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Paul Markert, Jr. and Scott Edwards, new owners of the Cross Keys Diner

Paul Markert, Jr. and Scott Edwards, new owners of the Cross Keys Diner

When the Cross Keys Diner in Doylestown went dark last summer, its regulars were shaken. So abrupt had been the closing, people couldn’t help but worry about the owners, Steve Auslander and Ann Boyer, though they’d promised things would return to normal soon.

As the weeks then months passed, thoughts turned more selfish. How could this Doylestown landmark, in business for over ten years, suddenly evaporate from our lives? What would we do for lunch? For weekend breakfasts? Don’t even mention some of the alternatives. Chain restaurants aren’t diners.

Then a whisper of a rumor began. Someone was buying the diner. Although it took a little longer than expected (restaurant openings always do), the Cross Keys Diner reopened on November 24th. At the helm are Paul Markert, Jr. – a line cook at the diner for the last eight months – and Scott Edwards, a friend and culinary colleague of many years.

Paul and Scott have worked together at the Carversville Inn and the Centre Bridge Inn. Although both have backgrounds in fine dining, they’ve always loved the Cross Keys.  “I have loved this place from the very beginning,” says Paul, whose sister Amanda Markert has worked there for six years. Before joining the diner’s staff, “I used to be a regular,” he notes.  Scott, too, had a regular spot at the counter.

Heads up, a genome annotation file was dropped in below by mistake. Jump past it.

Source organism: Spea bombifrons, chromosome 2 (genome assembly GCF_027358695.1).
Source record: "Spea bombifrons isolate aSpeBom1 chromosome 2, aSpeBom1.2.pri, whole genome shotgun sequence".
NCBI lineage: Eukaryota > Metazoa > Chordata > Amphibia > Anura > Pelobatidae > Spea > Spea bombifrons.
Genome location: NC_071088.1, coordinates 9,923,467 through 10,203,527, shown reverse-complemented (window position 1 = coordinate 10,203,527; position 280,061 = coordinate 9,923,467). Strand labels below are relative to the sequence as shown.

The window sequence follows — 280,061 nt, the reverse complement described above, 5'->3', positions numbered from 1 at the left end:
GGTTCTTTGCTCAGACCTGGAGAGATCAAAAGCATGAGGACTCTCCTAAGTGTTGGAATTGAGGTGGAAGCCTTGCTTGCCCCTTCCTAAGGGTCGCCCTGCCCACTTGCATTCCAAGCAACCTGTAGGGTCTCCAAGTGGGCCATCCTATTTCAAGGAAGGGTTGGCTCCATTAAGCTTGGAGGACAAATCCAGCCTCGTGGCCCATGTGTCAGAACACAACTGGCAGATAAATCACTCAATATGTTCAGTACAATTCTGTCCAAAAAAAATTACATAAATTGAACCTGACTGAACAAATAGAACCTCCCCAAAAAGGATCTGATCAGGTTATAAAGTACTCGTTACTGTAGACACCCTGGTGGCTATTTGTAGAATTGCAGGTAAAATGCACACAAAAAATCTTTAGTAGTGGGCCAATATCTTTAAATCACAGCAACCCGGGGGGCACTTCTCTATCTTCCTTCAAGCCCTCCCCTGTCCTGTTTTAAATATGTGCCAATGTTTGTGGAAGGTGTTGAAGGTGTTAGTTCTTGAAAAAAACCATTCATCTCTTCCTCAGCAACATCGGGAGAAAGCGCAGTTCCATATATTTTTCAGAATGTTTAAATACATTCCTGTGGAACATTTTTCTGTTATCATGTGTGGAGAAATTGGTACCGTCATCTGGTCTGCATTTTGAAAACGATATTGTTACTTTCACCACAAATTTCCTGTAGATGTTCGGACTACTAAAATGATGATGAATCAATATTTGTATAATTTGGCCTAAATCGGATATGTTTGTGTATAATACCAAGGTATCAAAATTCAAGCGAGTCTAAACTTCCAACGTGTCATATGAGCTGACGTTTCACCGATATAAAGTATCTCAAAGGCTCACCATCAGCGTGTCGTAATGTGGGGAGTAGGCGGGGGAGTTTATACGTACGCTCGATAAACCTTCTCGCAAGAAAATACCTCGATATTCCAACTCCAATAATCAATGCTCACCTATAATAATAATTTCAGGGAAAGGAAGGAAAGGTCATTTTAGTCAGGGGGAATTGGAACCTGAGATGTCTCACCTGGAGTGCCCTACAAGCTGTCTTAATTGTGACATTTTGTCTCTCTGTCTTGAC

That’s all fine and good, but as a regular myself I wanted to know more about who they were, and their “philosophy” of diner eating. Were things going to change?

After the diner reopened a few weeks ago, Mark and I had breakfast there. As we settled in at the counter, we glanced around, checking things out. After studying the menus, the specials board, even the crowd, we turned to each other with the same conclusion: Nothing had changed.

That’s pretty much the way Paul and Scott intended it. They recognize the value of the trade Steve and Ann had built up over the years. “Most of our business is regular, so when we went into it, one of our main focuses was to keep the regulars happy,” says Scott.

“Our main idea is to try to get the place running the way it was and then go from there,” adds Paul. The menu is the same, just reprinted. The produce vendor, Amoroso breads and rolls, Ellis True Blue coffee (“We didn’t want to touch the coffee; the coffee’s wonderful here.”), and Haring Brothers meats are all the same. Even Nancy MacNamara and Amanda are working the tables, clearly happy to be back themselves.

“We wanted people to feel, ‘we’re back home again.'”

Like the previous owners, Paul and Scott will introduce new items through the eclectic specials board. A new menu may come in the summer, incorporating past “specials” into the regular lineup to make room for new Blue Plate specials and diner comfort food. And: A dinner menu may be in the future.

Among the changes Scott and Paul have made: The home fries are homemade now, and the french toast has been upgraded to Challah French Toast (made with Jewish egg bread).

Reassured that my old diner was back, I asked how things were going. Was business good? How did the opening go?

Paul and Scott laughed at the question. “It was like turning over an old car that hadn’t been run or maintained for five months” says Paul. “Everything broke,” recounted Scott. “The coke machine – eight times. The dish machine, the ‘Good Eats’ sign. The coffee wasn’t right. And the sink just broke today.”